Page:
BIO 207
Summer 1996
6-9:10 P S215
Hotlines: 465-4444 or 800-578-1449

Plants and Human Affairs

Ross Koning
Media 224 inside Media 230
465-5327 office 423-9724 home

Course Schedule

DateLectureReadingsLab Exercise
May 20 MonWhy Study Plants?
Scientific Method
What is a Plant?
May 21 Tue
Laboratory Startup
May 22 WedPlant Cells
Plant Cell Types

Xylem and Phloem
51-53, 71-75
May 23 Thu
How Does a Scientist Work?
Start Fermentation
May 28 TuePlant Roots
Plant Stems
Plant Leaves
35-38, 65-67, 105-6, 113-114
39-44, 54-64, 103-104, 107-108
45-50, 67-71, 115-116
May 29 Wed
Morphology and Anatomy
May 30 ThuPlant Flowers
Pollination Types
Exam I
Honeybee Biology
May 31 Fri
Flower Morphology
Jun 3 MonPollen and Embryo Sac
Honeybee Biology
Jun 4 Tue
Bee Hyperattractive
Jun 5 WedFruit Growth & Ripening
Fruit Types
Seeds Structure
Jun 6 Thu
Fruits and Seeds
Seed Germination
Jun 10 MonSeed Germination
101-102, 108-111
Jun 11 Tue
Jun 12 WedExam II
Veg Prop, Rooting
129-130Jun 13 Thu
Vegetative Propagation
Jun 17 MonPruning, Grafting 144-151Jun 18 Tue
Soil Analysis
Bring Soil Sample
Jun 19 WedSoil Texture
Soil pH
Irrigation, Mulch
100-101, 120-126, 151-158
Jun 20 Thu
Water Relations
Jun 24 MonLight
Jun 25 Tue
Light Relations
Weed Control
Jun 26 WedTemperature
Plant Pests
Plant Preservation
111-112Jun 27 Thu
Exam III
Plant Preservation

ENROLLMENT: Bio 207 is a course for non-science majors intended for use in the GER to satisfy the IIIB1 or IIIB2 requirement. Bio 507 is a parallel course for teachers.

OBJECTIVES: In this course the basic principles of life will be stressed. These include cellular structure, metabolism, growth, reproduction, adaptation, and evolution. This course approaches these basic principles of biology using two examples: plants and humans. We will stress plants, so you will learn about the form and function of plants, how to optimize environmental factors to maximize the growth and health of plants both in the home and in the garden, field, or orchard. In laboratory, you will become intimately familiar with the seven-step scientific method and will be able to distinguish experimental science from descriptive science. You will begin to learn critical thinking skills and develop analytical logic in approaching solutions to simple problems. You will learn how to apply simple math and statistical testing of hypotheses to everyday questions. In short, you will develop some basic skills in the discipline of science. These experiences qualify this course for use in the GER.

TEXT: Brian Capon, Botany for Gardeners, Timber Press, 1992. This is available for $18 in paperback at the bookstore in the Student Center. You will need this book IN CLASS EVERY DAY! The laboratory manual will consist of individual exercises handed out as needed. Buy a pencil, mechanical preferred, with eraser because you will definitely need one, especially in laboratory!! Other material may appear on the WWW at the URL above.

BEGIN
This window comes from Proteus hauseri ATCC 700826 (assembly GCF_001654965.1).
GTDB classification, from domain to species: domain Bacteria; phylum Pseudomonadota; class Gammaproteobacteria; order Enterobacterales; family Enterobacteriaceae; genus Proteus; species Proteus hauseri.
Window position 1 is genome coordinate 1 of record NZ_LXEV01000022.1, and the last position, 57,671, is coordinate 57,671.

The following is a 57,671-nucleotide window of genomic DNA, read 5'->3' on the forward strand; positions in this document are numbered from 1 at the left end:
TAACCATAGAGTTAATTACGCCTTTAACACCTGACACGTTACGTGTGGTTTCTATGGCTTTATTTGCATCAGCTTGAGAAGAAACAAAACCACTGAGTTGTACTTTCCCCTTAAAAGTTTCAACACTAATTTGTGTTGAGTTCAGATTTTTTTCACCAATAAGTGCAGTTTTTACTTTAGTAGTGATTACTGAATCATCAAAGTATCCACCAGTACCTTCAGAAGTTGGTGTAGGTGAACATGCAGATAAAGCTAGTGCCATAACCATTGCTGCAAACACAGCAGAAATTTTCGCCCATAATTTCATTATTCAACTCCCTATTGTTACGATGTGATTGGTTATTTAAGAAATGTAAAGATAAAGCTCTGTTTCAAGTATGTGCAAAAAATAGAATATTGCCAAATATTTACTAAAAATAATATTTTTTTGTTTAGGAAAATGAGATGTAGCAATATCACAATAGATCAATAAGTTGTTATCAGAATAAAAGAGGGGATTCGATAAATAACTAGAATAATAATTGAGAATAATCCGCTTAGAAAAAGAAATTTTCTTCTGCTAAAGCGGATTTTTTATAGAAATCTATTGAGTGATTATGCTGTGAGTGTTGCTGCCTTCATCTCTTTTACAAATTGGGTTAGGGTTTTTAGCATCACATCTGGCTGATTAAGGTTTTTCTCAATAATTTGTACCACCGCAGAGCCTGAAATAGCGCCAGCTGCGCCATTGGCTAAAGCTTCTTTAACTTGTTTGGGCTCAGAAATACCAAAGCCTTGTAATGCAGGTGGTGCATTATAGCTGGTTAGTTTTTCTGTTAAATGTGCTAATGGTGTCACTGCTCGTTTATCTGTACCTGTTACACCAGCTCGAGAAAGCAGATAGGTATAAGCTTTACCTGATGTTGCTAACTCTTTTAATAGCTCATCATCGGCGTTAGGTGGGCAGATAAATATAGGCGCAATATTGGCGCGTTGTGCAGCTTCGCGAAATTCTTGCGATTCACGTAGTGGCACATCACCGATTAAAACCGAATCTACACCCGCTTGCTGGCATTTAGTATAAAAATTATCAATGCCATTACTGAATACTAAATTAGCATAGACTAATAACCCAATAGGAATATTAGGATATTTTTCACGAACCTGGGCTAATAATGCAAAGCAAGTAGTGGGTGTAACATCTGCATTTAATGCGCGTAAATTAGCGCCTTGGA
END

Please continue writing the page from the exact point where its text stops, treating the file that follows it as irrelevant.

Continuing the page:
EXAMS: There will be three exams each lasting about one hour. The third exam will NOT be particularly cumulative, but this course does do some "building" during the term. You must bring a pencil and eraser to each exam. You can expect a variety of question types: multiple choice, matching, diagrams to draw and/or label, charts, structured essays, etc. Absence from an exam can only be excused by justification IN WRITING and will result in a make-up exam which will be difficult for you because of the short semester. Exams are 50% of the grade.

LABORATORY: For each exercise you must bring the laboratory exercise worksheet and a pencil. It is expected that you will read the lab exercise before coming to and your grade will suffer if you fail to read ahead. The completed worksheets will be due as announced during the term. The laboratory exercises constitute 50% of the grade. Late papers will receive a penalty of 10% per day late. There are no make-up laboratory sessions and absence from a laboratory session can only be excused by justification IN WRITING.

PARTICIPATION: My estimate of your participation in the course may provide leverage or barrier should your earned grade fall near a grade border. Attendance, attitude, and attention are three strong components to this factor in the final grade. Attendance is particularly important based upon past student performance in this course. Staying on-task and remaining engaged in class discussion is the second-most important criterion. Your performance as an effective team-member in class is also critical. Missing a day in summer session is like missing a three days of a regular semester!

GRADING: Grades will be determined by modified straight scale: Best score = 100%, then 90%=A, 80%=B, 70%=C, 60%=D. NEVER use anything but pencil in this course!

EXTRA CREDIT ASSIGNMENTS: Extra credit assignments will not be given to anyone for any reason.

CHEATING: Copying or plagiarism will not be tolerated. While you will work together to obtain data in the laboratory, your own observations and calculations must be shown on the worksheets and exams. Joint efforts will receive a single score to be divided equally among the participants.

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